• Kingside majority, i.e. White will have four pawns on the kingside and Black three.
  • Hanging pawns, i.e. the two isolated pawns on d4 and c4.
  • Open centre, i.e. without any central pawns.

The conclusion is that these systems are very advanced. The person who uses them should know a lot of middlegame theory, seek to trick his opponent or play very passively in the first three ranks with his pieces, in order not to lose immediately.

I hope that I’ve not disappointed you already. Now we are coming to the sweetest part!

Best Openings According to ELO

We have done all the hard work for you and divided ALL opening into the following categories:
  • Category-1 (800 – 1200)

The main goal is control of the centre, i.e. e4-e5 and d4-d5.

  • Category-2 (1200 – 1500)

The main goal is an open centre and active pieces.

  • Category-3 (1500 – 2000)

The main goal is to play gambits.

  • Category-4 (2000 – 2300)

The main goal is to achieve a stable centre.

  • Category-5 (2300 – 2500)

The main goal is to be better prepared than your opponent.

  • Category-6 (2600 – 2800)

The main goal here is to be a “chess alien”!

Let’s see some examples of openings.

 
Category-1 (800 – 1200): Scholar’s Mate

White:

At this level, the most famous way to win with the White pieces is by the Scholar’s Mate. It happens for the first time in this game:

Amillano, Jesus – Loeffler, Arthur G [C20]

Mar del Plata op Mar del Plata (6), 1972

This system is still active and some of the TOP Grandmasters implement it in their repertoire from time for time. For example:

Nakamura, Hikaru (2657) – Filippov, Anton (2466) [C20]

Champions Challenge 92nd playchess.com INT (5.3), 30.04.2005

Black:

The most normal moves for White are 1.e4 e5 2.Nf3 Nc6 3.Bc4. A lot of players will try to use these moves at the beginning of their games as White. Therefore, here I have an interesting system for you with the Black pieces:

Muehlock – Kostic, Boris [C50]

Cologne Cologne, 1912

This system was played for the first time in 1912, but after 100+ years it is still very popular and Black can win games with it. For example:

Dang, Minh Anh (1443) – Nguyen, Ngoc Phuong Quyen (1427) [C50]

VIE-ch U07 Girls Ho Chi Minh City (7), 17.07.2014

Advantages:
  • You will not spend much time studying it
  • You can understand it easily
  • You can win fast!

 

Category-2 (1200 – 1500): Scotch Opening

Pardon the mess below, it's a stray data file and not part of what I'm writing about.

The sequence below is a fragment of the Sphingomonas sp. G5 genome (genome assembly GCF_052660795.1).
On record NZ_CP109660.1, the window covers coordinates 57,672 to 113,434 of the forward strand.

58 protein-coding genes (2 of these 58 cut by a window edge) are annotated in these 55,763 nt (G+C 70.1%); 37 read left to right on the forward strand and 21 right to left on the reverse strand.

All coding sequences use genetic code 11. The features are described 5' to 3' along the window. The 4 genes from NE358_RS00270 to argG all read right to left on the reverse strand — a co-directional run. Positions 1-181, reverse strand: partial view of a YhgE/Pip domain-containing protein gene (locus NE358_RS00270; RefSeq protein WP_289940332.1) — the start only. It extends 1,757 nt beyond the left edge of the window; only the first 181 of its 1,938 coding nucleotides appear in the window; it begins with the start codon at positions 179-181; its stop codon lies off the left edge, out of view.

White:

The Scotch Opening begins with the moves: 1.e4 e5 2.Nf3 Nc6 3.d4.

Ercole del Rio, in his 1750 work “On the game of Chess”, was the first author to refer to this system as a “Scotch Opening”. Later, the opening received its name from a correspondence match in 1824 between Edinburgh and London.

It gained popularity in the 19th century, but a little later it lost favor among top players because it was releasing the central tension too early.

Nepomniachtchi, Ian (2721) – Ivanchuk, Vassily (2731) [C45]

Beijing Sportaccord Basque Beijing (1.1), 17.12.2013

But a great Grandmaster is always searching for novelties, i.e. doing all the hard work for us, and in the 20th century, Garry Kasparov popularized the Scotch Opening once more. When he stopped playing professional chess in 2005, step by step this opening went out of favor.

Often openings do not stop being playing because they lead to losses but simply because of the prevailing fashion! For example, one-year blue clothing can be in fashion, the next white. Similarly, in chess one opening can be popular today and not tomorrow. Garry again shocked the word and the top Grandmasters in 2016. Let’s see some of his games:

Kasparov, Garry (2812) – So, Wesley (2773) [C45]

Ultimate Blitz Challenge Saint Louis USA (1.2), 28.04.2016

Kasparov, Garry (2812) – Nakamura, Hikaru (2787) [C45]

Ultimate Blitz Challenge Saint Louis USA (5.2), 28.04.2016

Black:

The Albin Countergambit begins with the moves: 1.d4 d5 2.c4 e5 3.dxe5 d4

This is a very interesting defence against d4 openings. Morozevich (2770), Kasimdzhanov (2690) and other strong Grandmasters are fond of this opening and use it often.

Black sacrifices one central pawn in order to gain central control with the d4-pawn and with his pieces.

One very famous trap is the following:

Biever, Roger – Cassidy, Raymond [D08]

Wch U20 fin-C Muenchenstein/Basel (1.3), 29.07.1959

Advantages:
  • You will learn how to attack
  • You can handle dynamic positions
  • You should invest a little more time in the opening but you will be rewarded for it!
  • Very flexible and able to be played in almost every game.

 

Category-3 (1500 – 2000): Sicilian Defense

The Sicilian Defense begins with these moves: 1.e4 c5

The Sicilian is the most popular and best-scoring response to White’s first move 1.e4. 17% of all games between Grandmasters, and 25% of games in the Chess Informant database begin with the Sicilian.

This is the chess opening that you will love for your entire life because Black is playing not just for equality but for the advantage.

The drawback is that White often obtains an early initiative, so Black has to take care not to fall victim to a quick attack.

White:
Smith-Morra Gambit

The Smith-Morra Gambit, or simply Morra Gambit, is distinguished by the moves: 1.e4 c5 2.d4 cxd4 3.c3.

White sacrifices a pawn to develop quickly and create attacking chances. In exchange for the gambit pawn, White has a piece developed after 4.Nxc3 and a pawn in the centre, while Black has an extra pawn and a central pawn majority.

The plan for White is straightforward and consists of placing the bishop on c4, to attack the f7-square, and controlling both the c- and d-files with rooks, taking advantage of the fact that Black can hardly find any suitable place to post his queen.